Defense Contractors Keep Most Plants Running Despite Outbreak

(Bloomberg) --

The Pentagon’s contractors have largely avoided widespread closings or “major impacts” so far from the coronavirus pandemic, according to a running tally compiled by its contracts management office.

Of 10,509 locations tracked or monitored by the Defense Contract Management Agency, 135 had closed at some point as of Wednesday. Forty-nine of those reopened after an average of about 10 days.

“These closures have generally been short-term in order to clean facilities” or to “reduce the potential exposure of employees,” agency spokesman Matthew Montgomery said in a statement.

The agency doesn’t track how many workers are affected, he said. And the numbers on closings don’t reflect defense contractors that have cut back their operations -- or the outsized impact of Boeing Co.’s shutdowns.

Boeing, the No. 2 U.S. defense contractor, has indefinitely halted assembly of the KC-46 refueling tanker and the P-8A Poseidon maritime patrol aircraft at its facilities in Washington State, the initial U.S. center of the pandemic.

Last Friday, the company began a two-week shutdown of the Philadelphia-area factory where it manufactures military rotorcraft, including the Chinook CH-47 cargo helicopter and the tilt-rotor V-22 Osprey.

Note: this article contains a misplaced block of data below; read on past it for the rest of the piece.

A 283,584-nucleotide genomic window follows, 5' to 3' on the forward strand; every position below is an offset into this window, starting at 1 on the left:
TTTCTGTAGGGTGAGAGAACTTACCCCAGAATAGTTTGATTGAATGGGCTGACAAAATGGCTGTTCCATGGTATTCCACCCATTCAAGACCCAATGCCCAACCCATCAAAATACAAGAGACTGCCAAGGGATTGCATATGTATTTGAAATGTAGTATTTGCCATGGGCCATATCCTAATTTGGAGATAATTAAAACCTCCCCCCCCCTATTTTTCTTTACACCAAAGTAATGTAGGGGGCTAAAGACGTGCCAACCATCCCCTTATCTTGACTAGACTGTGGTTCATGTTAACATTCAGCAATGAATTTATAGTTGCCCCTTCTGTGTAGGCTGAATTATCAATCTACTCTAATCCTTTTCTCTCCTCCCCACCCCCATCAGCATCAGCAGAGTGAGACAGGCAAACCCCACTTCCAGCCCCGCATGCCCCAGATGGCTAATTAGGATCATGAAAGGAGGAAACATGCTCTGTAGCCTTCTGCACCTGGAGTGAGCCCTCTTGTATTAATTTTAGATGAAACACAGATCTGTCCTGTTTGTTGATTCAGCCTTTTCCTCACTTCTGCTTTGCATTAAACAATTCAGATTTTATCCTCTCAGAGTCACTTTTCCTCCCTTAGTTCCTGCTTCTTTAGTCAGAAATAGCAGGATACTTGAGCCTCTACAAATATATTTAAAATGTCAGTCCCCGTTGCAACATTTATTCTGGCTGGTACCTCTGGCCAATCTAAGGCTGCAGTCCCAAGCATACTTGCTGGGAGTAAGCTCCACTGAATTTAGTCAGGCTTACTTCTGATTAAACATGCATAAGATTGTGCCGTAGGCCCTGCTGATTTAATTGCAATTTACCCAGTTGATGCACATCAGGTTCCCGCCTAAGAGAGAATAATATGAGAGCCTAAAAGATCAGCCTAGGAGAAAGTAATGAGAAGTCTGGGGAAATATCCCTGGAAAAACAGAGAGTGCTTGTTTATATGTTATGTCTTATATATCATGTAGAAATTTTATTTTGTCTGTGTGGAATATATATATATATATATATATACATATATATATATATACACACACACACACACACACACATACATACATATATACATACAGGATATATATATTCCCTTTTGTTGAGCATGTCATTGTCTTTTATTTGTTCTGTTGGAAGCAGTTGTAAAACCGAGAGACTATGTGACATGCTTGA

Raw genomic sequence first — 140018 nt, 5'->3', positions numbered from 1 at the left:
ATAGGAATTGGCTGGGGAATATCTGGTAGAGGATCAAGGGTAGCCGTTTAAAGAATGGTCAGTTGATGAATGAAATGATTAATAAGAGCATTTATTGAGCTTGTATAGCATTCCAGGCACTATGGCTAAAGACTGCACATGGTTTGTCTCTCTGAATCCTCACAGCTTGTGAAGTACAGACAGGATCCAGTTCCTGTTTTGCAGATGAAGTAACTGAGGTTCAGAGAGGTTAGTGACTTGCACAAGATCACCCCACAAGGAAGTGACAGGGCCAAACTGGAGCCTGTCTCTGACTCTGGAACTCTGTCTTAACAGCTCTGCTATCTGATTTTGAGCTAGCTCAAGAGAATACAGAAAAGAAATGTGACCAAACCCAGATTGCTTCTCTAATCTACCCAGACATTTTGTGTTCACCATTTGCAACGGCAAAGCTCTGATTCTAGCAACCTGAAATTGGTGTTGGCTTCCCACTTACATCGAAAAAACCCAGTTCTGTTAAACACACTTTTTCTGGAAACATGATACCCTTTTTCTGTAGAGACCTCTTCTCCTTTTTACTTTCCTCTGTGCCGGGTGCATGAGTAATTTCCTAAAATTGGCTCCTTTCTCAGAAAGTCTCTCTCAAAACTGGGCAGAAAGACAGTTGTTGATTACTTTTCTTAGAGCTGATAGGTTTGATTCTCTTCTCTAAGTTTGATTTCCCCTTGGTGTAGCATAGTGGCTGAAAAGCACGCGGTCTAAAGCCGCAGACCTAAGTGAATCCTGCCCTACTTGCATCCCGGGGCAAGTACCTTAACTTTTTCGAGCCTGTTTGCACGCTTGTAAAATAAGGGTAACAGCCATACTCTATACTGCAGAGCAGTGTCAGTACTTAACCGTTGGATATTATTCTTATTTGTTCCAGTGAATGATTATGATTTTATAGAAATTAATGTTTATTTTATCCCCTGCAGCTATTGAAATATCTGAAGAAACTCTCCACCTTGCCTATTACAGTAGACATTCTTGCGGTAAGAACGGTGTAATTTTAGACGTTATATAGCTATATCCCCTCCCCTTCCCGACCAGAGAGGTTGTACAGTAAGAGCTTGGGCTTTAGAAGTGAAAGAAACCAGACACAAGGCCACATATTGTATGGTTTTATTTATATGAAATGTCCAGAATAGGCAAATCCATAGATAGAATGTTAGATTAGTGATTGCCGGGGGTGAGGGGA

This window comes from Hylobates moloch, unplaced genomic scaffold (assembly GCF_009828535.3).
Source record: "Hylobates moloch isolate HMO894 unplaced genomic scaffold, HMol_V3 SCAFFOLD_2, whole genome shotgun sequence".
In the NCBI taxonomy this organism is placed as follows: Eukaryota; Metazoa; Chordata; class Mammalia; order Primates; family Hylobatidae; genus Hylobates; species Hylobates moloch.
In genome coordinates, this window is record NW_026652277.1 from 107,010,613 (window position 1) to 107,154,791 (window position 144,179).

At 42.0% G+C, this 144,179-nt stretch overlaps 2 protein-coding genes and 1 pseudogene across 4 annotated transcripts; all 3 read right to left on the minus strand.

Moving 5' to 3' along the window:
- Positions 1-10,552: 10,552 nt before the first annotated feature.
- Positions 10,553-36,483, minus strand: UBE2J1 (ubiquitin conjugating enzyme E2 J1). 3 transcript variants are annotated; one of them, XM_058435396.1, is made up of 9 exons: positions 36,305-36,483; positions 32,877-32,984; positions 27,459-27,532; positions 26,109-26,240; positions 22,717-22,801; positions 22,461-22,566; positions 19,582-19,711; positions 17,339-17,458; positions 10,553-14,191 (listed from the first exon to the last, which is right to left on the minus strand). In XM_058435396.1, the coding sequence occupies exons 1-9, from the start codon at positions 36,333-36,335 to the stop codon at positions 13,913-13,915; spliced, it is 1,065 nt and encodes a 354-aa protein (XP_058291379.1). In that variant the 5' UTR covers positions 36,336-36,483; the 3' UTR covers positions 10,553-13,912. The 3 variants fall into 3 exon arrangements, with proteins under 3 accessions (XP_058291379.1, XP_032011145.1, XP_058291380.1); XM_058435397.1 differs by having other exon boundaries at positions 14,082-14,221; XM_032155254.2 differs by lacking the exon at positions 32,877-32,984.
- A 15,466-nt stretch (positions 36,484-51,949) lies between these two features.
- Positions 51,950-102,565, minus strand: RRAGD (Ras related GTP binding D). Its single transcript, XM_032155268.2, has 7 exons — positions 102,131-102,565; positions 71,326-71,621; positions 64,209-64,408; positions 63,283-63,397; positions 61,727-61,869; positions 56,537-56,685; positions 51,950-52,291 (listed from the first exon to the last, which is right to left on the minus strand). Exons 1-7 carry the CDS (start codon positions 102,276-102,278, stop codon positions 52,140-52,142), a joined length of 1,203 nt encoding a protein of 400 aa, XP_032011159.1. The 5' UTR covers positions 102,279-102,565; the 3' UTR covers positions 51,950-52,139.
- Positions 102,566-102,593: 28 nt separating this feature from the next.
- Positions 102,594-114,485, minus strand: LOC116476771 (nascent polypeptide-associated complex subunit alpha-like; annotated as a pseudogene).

Huntington Is Open

By contrast, Huntington Ingalls Industries Inc., has had no closings to this point, according to spokeswoman Beci Brenton. With 42,000 employees, it’s the sole U.S. builder of aircraft carriers and the co-contractor of Navy attack submarines and DDG-51 destroyers.

Montgomery said the Defense Department “has worked closely with local and state governments to ensure that the defense industrial base is considered critical infrastructure to help minimize the impact of statewide closures.”

Impacts from closings “are being seen across all sectors including but not limited to clothing and textiles, aerospace, shipbuilding, and ground vehicles,” he said.

Many Pentagon contractors “are struggling to maintain a mission-ready workforce due to work site closures, personnel quarantines and state and local restrictions on movement” that can’t “be resolved through remote work,” Kim Herrington, the Defense Department’s pricing and contracting director, said in a memo Wednesday.

To support the defense industry, the DCMA has modified about 1,400 contracts to increase the rate for “progress payments” for work completed on time from 80% to 90% of costs incurred for large businesses and from 90% of cost to 95% for small businesses.

The move resulted in $3 billion being advanced to industry, according to Herrington.

That’s in addition to $882 million that the Air Force is providing to Chicago-based Boeing. The funds were being withheld until the company corrected or provided sufficient plans to correct numerous deficiencies with KC-46 tankers. Most of those flaws remain unresolved.

Also, the Pentagon issued guidance Thursday that lets military contracting officers reimburse companies for documented payments to employees who can’t work because of coronavirus facility closings or related restrictions.

©2020 Bloomberg L.P.

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